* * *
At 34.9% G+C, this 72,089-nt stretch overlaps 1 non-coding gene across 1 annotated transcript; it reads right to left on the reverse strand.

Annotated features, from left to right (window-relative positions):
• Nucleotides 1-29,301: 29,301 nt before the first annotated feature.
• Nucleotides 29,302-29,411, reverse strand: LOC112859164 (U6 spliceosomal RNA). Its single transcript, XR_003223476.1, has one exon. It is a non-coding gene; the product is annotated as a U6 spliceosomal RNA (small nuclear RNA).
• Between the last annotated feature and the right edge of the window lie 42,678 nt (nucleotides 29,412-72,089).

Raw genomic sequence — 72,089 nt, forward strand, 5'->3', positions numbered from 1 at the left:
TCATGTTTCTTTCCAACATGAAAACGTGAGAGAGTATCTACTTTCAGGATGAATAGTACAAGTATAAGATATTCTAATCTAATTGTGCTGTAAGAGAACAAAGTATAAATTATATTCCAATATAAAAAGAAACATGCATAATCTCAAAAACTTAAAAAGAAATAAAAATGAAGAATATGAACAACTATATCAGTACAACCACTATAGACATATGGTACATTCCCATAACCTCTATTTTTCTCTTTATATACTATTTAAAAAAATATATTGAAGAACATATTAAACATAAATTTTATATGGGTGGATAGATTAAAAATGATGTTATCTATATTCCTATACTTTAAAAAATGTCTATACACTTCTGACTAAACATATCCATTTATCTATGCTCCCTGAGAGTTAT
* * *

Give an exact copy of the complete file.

At 34.9% G+C, this 72,089-nt stretch overlaps 1 non-coding gene across 1 annotated transcript; it reads right to left on the reverse strand.

Annotated features, from left to right (window-relative positions):
• Nucleotides 1-29,301: 29,301 nt before the first annotated feature.
• Nucleotides 29,302-29,411, reverse strand: LOC112859164 (U6 spliceosomal RNA). Its single transcript, XR_003223476.1, has one exon. It is a non-coding gene; the product is annotated as a U6 spliceosomal RNA (small nuclear RNA).
• Between the last annotated feature and the right edge of the window lie 42,678 nt (nucleotides 29,412-72,089).

Raw genomic sequence — 72,089 nt, forward strand, 5'->3', positions numbered from 1 at the left:
TCATGTTTCTTTCCAACATGAAAACGTGAGAGAGTATCTACTTTCAGGATGAATAGTACAAGTATAAGATATTCTAATCTAATTGTGCTGTAAGAGAACAAAGTATAAATTATATTCCAATATAAAAAGAAACATGCATAATCTCAAAAACTTAAAAAGAAATAAAAATGAAGAATATGAACAACTATATCAGTACAACCACTATAGACATATGGTACATTCCCATAACCTCTATTTTTCTCTTTATATACTATTTAAAAAAATATATTGAAGAACATATTAAACATAAATTTTATATGGGTGGATAGATTAAAAATGATGTTATCTATATTCCTATACTTTAAAAAATGTCTATACACTTCTGACTAAACATATCCATTTATCTATGCTCCCTGAGAGTTAT